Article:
You've been selling Products A, B, C, D, E for 8 quarters.
You calculate your profit margins for each product for those 8 quarters:
- Product A: 32%
- Product B: 5%
- Product C: 38%
- Product D: -12%
- Product E: 24%
What do you continue selling?
Quickly, your bad-self realizes:
- "Hey! We're losing money selling Product D!"
So, you quickly and correctly eliminate Product D from your list of offerings.
What about those other 4 products that are profitable?
First, understand the meaning behind profit margins -- something seemingly easy to understand but seldom used as a strategic tool.
It's a reason why when you walk into the typical small business store, you're confronted with 99868075699569965 product/service/menu options.
What do profit margins tell you?
Profit margins tell you this:
- For every $1 I spend, I make X.
For instance, in the above example, you make 32 cents for every $1 you invest into Product A.
Now, unless you're Master of Disaster, you want to invest into products that give you the highest return on your investment.
If you pour $1 into Product B, you make only $0.05.
Peep that comparison on a grander scale with a $2MM investment into each product:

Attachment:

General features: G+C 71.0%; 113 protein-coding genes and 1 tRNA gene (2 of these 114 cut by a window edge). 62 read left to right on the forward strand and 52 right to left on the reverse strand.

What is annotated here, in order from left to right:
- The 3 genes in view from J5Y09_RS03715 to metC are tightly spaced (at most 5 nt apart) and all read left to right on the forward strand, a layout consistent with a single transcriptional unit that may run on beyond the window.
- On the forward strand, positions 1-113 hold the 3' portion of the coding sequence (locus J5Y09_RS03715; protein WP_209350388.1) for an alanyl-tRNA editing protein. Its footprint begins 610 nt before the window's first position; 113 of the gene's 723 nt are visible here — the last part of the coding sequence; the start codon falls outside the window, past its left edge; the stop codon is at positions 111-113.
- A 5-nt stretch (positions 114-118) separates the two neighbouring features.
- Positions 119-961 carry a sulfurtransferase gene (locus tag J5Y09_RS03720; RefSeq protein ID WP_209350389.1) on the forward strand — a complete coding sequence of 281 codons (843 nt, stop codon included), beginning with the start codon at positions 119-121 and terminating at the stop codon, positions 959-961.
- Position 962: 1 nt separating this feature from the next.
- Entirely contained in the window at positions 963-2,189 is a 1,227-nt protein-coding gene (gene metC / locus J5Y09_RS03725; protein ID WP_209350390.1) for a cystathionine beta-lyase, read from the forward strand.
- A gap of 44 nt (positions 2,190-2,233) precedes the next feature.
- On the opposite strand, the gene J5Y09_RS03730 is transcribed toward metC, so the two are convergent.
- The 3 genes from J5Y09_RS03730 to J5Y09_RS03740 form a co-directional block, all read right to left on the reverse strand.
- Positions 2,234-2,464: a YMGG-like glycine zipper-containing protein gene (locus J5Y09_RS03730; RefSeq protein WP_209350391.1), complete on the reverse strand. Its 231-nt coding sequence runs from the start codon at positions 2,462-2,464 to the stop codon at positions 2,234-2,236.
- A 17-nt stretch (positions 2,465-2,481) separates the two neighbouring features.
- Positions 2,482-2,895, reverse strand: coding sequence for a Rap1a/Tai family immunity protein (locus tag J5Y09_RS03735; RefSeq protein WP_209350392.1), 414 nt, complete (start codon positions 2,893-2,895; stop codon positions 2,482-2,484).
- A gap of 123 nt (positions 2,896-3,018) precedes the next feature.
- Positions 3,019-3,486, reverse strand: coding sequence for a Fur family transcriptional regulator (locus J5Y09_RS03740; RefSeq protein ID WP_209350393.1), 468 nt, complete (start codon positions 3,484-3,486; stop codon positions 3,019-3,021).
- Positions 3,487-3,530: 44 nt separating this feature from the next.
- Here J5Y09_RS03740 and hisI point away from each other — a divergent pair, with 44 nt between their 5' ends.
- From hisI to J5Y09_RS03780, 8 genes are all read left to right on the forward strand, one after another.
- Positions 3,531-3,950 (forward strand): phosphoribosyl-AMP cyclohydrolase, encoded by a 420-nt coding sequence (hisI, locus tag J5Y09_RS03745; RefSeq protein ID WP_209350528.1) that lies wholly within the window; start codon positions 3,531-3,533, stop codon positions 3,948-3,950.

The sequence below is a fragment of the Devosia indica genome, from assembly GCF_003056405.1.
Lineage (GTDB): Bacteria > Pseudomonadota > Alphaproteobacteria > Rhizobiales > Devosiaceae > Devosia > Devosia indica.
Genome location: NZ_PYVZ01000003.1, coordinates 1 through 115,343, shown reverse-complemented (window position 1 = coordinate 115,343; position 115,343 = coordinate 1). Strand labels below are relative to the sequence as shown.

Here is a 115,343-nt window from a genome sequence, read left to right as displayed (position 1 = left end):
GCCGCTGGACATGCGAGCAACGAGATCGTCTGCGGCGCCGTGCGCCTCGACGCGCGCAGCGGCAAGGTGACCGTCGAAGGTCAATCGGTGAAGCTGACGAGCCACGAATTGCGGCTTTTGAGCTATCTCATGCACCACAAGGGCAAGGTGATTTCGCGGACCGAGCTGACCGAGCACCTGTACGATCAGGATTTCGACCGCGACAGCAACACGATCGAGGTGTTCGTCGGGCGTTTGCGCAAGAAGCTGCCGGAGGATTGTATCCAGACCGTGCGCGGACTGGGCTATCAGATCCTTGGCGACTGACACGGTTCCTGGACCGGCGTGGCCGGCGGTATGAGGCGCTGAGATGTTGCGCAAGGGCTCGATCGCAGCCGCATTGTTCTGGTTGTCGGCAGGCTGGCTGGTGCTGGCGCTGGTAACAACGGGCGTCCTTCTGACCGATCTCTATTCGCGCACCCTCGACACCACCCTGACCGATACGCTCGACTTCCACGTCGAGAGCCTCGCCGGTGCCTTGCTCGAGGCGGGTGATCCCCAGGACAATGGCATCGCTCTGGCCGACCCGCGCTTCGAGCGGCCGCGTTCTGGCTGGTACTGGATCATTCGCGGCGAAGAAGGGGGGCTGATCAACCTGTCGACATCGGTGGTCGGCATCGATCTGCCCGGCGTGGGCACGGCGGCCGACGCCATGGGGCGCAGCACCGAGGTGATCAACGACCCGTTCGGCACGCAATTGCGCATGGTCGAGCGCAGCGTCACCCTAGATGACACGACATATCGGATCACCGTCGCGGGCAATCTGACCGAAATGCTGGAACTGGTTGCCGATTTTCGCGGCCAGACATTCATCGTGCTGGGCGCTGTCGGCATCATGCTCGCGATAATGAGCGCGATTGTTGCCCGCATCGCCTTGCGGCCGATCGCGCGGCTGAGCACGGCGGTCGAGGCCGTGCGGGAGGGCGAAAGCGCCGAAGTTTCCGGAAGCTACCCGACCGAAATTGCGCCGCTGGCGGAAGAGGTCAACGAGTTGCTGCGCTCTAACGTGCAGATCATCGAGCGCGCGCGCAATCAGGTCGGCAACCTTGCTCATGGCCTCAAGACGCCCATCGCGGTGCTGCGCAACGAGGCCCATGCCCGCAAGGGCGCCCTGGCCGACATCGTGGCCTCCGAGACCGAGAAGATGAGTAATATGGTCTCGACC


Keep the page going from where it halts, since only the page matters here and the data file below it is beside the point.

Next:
- Product A will net you: $640,000
- Product B: $100,000
The simple moral? Invest more into those that give you the highest returns -- and more importantly, eliminate the dead weights so you can invest more into the biggest profit earners.
But wait! There's more!
You might go off and tempt yourself:
- "Hey! Product C gives us the highest returns! Let's invest everything into Product C!"
While small businesses that focus on selling anything and everything make chump change, and those that focus solely on one single high-earning product make good dough, the latter business type sets itself on a much riskier path.
Lehman Brothers, Bear Sterns, Washington Mutual.
What happened? Those banks hedged their bets on what they saw as their single biggest earner: mortgage-backed securities.
When the motherfreak hit the fan as borrower-after-borrower defaulted on their loans, KABAMBAZOOKA: those banks died.
The key? Yes, invest heavily into your highest earner; but realize that market conditions can change rapidly, rendering your cash cow a coked-up ostrich that hawks Tupperware parties thinking HETHEMAN - but-he-ain't-no-man, he-a-coked-up-ostrich-selling-Tupperware.
(For instance, in the above scenario, you'd keep Products A, C, and E. If you're feeling a little riskier, you might go with A and C.)
- Rank your products by their profit margins.
- Hedge your bets on the premise that if your top-earnering product fails next month, your company will be a-ok with the other top earners.
- Eliminate the low earners (or sell the product biz division) and the sucky-suck $ drainers.
- Continually experiment with other new offerings to see if you can displace your top-earning products.
Pitch The Company's Dream Team
Posted on June 04
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